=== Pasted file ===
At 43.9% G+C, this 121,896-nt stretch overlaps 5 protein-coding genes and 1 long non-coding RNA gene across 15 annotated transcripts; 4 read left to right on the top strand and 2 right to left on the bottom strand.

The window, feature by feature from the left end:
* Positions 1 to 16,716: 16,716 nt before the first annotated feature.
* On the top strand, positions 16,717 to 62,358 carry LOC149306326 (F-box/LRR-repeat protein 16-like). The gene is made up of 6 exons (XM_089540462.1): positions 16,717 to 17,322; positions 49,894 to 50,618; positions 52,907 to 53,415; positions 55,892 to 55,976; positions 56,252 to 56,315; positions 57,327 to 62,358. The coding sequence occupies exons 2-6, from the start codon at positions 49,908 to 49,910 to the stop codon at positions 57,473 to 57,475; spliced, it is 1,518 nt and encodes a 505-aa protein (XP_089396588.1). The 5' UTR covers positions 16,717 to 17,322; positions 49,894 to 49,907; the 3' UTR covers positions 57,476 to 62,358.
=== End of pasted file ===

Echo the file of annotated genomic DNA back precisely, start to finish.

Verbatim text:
At 43.9% G+C, this 121,896-nt stretch overlaps 5 protein-coding genes and 1 long non-coding RNA gene across 15 annotated transcripts; 4 read left to right on the top strand and 2 right to left on the bottom strand.

The window, feature by feature from the left end:
* Positions 1 to 16,716: 16,716 nt before the first annotated feature.
* On the top strand, positions 16,717 to 62,358 carry LOC149306326 (F-box/LRR-repeat protein 16-like). The gene is made up of 6 exons (XM_089540462.1): positions 16,717 to 17,322; positions 49,894 to 50,618; positions 52,907 to 53,415; positions 55,892 to 55,976; positions 56,252 to 56,315; positions 57,327 to 62,358. The coding sequence occupies exons 2-6, from the start codon at positions 49,908 to 49,910 to the stop codon at positions 57,473 to 57,475; spliced, it is 1,518 nt and encodes a 505-aa protein (XP_089396588.1). The 5' UTR covers positions 16,717 to 17,322; positions 49,894 to 49,907; the 3' UTR covers positions 57,476 to 62,358.